Nitrogen and Water
Nutrients, such as nitrogen and phosphorus, are essential for plant and animal growth and nourishment, but the overabundance of certain nutrients in water can cause a number of adverse health and ecological effects. Nitrogen, in the forms of nitrate, nitrite, or ammonium, is a nutrient needed for plant growth. About 78% of the air that we breathe is composed of nitrogen gas, and in some areas of the United States, particularly the northeast, certain forms of nitrogen are commonly deposited in acid rain.
Of course nitrogen is used in agriculture to grow crops, and on many farms the landscape has been greatly modified in order to maximize farming output. Fields have been leveled and also modified to efficiently drain off excess water that may fall as precipitation or from irrigation practices. This pictures shows Sugar Creek in Indiana, as it has been extensively modified for human use. As commonly found in small agricultural streams, Sugar Creek has been straightened, deepened, and had tile drains installed to favor rapid removal of water from agricultural lands. If excess nitrogen is found in the crop fields, the drainage water can introduce it into streams like these, which will drain into other larger rivers and might end up in the Gulf of Mexico, where excess nitrogen can lead to hypoxic conditions (lack of oxygen).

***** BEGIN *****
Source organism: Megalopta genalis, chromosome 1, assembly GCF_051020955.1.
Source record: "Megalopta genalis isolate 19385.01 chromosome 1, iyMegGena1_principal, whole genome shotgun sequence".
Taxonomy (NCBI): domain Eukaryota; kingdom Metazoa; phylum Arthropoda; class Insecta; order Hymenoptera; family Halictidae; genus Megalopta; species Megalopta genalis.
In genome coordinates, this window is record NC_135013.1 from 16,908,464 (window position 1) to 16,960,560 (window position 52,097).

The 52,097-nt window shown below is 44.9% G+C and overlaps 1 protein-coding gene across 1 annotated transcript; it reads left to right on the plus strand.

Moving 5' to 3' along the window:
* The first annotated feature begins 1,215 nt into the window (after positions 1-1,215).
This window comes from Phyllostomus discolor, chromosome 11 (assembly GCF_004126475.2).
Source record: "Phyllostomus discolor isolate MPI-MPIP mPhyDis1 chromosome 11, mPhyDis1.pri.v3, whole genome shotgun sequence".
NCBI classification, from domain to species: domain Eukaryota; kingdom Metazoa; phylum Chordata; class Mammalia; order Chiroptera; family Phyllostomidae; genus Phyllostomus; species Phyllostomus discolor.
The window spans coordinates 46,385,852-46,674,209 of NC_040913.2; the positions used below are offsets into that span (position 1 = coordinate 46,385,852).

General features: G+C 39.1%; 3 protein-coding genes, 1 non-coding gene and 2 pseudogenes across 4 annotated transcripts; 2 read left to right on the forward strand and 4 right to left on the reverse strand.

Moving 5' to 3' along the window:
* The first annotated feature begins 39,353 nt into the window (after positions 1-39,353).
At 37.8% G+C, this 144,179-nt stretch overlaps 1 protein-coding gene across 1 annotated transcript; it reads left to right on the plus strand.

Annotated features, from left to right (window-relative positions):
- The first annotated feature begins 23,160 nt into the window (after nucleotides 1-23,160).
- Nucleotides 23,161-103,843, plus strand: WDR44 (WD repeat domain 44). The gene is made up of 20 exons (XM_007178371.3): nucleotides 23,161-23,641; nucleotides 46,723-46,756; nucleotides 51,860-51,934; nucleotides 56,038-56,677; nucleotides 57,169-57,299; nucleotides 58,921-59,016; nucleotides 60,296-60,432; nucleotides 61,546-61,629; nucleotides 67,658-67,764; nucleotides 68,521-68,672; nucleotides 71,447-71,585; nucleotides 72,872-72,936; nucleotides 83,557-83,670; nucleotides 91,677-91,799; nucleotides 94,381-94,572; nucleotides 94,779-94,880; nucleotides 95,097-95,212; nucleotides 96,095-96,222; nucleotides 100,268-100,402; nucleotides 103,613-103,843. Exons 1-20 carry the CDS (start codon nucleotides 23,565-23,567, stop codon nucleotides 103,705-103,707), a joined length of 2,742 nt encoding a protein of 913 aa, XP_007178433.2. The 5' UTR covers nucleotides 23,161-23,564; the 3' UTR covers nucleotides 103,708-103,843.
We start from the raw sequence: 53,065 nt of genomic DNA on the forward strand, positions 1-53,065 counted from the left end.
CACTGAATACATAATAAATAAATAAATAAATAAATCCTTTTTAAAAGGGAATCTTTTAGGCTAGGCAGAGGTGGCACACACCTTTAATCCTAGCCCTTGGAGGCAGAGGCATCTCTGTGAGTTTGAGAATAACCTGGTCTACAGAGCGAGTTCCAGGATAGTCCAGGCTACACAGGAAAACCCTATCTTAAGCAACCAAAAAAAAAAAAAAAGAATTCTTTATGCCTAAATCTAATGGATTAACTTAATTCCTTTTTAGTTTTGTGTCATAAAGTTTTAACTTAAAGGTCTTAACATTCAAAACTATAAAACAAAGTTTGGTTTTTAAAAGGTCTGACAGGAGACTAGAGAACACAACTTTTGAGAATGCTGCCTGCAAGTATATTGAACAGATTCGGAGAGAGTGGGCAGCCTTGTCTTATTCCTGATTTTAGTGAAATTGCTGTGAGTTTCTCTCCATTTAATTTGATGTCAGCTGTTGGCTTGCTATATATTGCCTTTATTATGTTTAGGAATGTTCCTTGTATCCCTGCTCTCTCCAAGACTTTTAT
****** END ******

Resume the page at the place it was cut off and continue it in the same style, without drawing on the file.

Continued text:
Sources of nitrogen
Surface drain receiving gravity drainage from cropland in the San Joaquin Valley of California (photograph by Marc Sylvester, USGS). Although nitrogen is abundant naturally in the environment, it is also introduced through sewage and fertilizers. Chemical fertilizers or animal manure is commonly applied to crops to add nutrients. It may be difficult or expensive to retain on site all nitrogen brought on to farms for feed or fertilizer and generated by animal manure. Unless specialized structures have been built on the farms, heavy rains can generate runoff containing these materials into nearby streams and lakes. Wastewater-treatment facilities that do not specifically remove nitrogen can also lead to excess levels of nitrogen in surface or groundwater.
Nitrate can get into water directly as the result of runoff of fertilizers containing nitrate. Some nitrate enters water from the atmosphere, which carries nitrogen-containing compounds derived from automobiles and other sources. More than 3 million tons of nitrogen are deposited in the United States each year from the atmosphere, derived either naturally from chemical reactions or from the combustion of fossil fuels, such as coal and gasoline. Nitrate can also be formed in water bodies through the oxidation of other forms of nitrogen, including nitrite, ammonia, and organic nitrogen compounds such as amino acids. Ammonia and organic nitrogen can enter water through sewage effluent and runoff from land where manure has been applied or stored.